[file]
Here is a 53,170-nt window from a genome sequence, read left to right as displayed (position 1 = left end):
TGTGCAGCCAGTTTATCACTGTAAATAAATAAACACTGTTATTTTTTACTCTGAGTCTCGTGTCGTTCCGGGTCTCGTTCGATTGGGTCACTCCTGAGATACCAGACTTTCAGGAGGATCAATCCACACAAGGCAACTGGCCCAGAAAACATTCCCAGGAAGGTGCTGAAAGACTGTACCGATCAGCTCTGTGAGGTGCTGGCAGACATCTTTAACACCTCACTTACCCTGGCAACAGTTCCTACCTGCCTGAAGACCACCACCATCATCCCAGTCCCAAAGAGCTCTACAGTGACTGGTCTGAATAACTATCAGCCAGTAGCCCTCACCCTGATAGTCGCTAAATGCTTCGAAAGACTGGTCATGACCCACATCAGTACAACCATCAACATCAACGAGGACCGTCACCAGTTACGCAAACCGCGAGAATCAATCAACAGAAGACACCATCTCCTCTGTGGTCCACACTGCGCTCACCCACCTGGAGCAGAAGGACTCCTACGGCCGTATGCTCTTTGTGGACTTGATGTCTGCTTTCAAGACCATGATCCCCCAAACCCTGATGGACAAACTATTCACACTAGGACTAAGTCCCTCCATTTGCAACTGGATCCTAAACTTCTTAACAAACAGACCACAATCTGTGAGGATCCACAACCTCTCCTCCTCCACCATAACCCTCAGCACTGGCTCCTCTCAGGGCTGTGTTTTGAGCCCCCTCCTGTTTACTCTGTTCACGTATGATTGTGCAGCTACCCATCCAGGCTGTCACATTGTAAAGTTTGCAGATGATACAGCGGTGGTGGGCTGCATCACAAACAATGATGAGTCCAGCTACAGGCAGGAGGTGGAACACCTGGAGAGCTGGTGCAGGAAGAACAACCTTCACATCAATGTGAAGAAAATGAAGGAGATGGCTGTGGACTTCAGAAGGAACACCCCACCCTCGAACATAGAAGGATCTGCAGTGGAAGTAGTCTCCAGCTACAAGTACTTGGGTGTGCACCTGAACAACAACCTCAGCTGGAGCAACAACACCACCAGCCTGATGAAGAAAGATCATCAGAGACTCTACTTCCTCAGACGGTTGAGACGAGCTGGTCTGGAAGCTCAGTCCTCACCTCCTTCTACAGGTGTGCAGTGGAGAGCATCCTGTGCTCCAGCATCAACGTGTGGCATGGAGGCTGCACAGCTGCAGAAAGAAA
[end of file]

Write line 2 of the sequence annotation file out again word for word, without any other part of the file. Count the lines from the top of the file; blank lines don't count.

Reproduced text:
TGTGCAGCCAGTTTATCACTGTAAATAAATAAACACTGTTATTTTTTACTCTGAGTCTCGTGTCGTTCCGGGTCTCGTTCGATTGGGTCACTCCTGAGATACCAGACTTTCAGGAGGATCAATCCACACAAGGCAACTGGCCCAGAAAACATTCCCAGGAAGGTGCTGAAAGACTGTACCGATCAGCTCTGTGAGGTGCTGGCAGACATCTTTAACACCTCACTTACCCTGGCAACAGTTCCTACCTGCCTGAAGACCACCACCATCATCCCAGTCCCAAAGAGCTCTACAGTGACTGGTCTGAATAACTATCAGCCAGTAGCCCTCACCCTGATAGTCGCTAAATGCTTCGAAAGACTGGTCATGACCCACATCAGTACAACCATCAACATCAACGAGGACCGTCACCAGTTACGCAAACCGCGAGAATCAATCAACAGAAGACACCATCTCCTCTGTGGTCCACACTGCGCTCACCCACCTGGAGCAGAAGGACTCCTACGGCCGTATGCTCTTTGTGGACTTGATGTCTGCTTTCAAGACCATGATCCCCCAAACCCTGATGGACAAACTATTCACACTAGGACTAAGTCCCTCCATTTGCAACTGGATCCTAAACTTCTTAACAAACAGACCACAATCTGTGAGGATCCACAACCTCTCCTCCTCCACCATAACCCTCAGCACTGGCTCCTCTCAGGGCTGTGTTTTGAGCCCCCTCCTGTTTACTCTGTTCACGTATGATTGTGCAGCTACCCATCCAGGCTGTCACATTGTAAAGTTTGCAGATGATACAGCGGTGGTGGGCTGCATCACAAACAATGATGAGTCCAGCTACAGGCAGGAGGTGGAACACCTGGAGAGCTGGTGCAGGAAGAACAACCTTCACATCAATGTGAAGAAAATGAAGGAGATGGCTGTGGACTTCAGAAGGAACACCCCACCCTCGAACATAGAAGGATCTGCAGTGGAAGTAGTCTCCAGCTACAAGTACTTGGGTGTGCACCTGAACAACAACCTCAGCTGGAGCAACAACACCACCAGCCTGATGAAGAAAGATCATCAGAGACTCTACTTCCTCAGACGGTTGAGACGAGCTGGTCTGGAAGCTCAGTCCTCACCTCCTTCTACAGGTGTGCAGTGGAGAGCATCCTGTGCTCCAGCATCAACGTGTGGCATGGAGGCTGCACAGCTGCAGAAAGAAA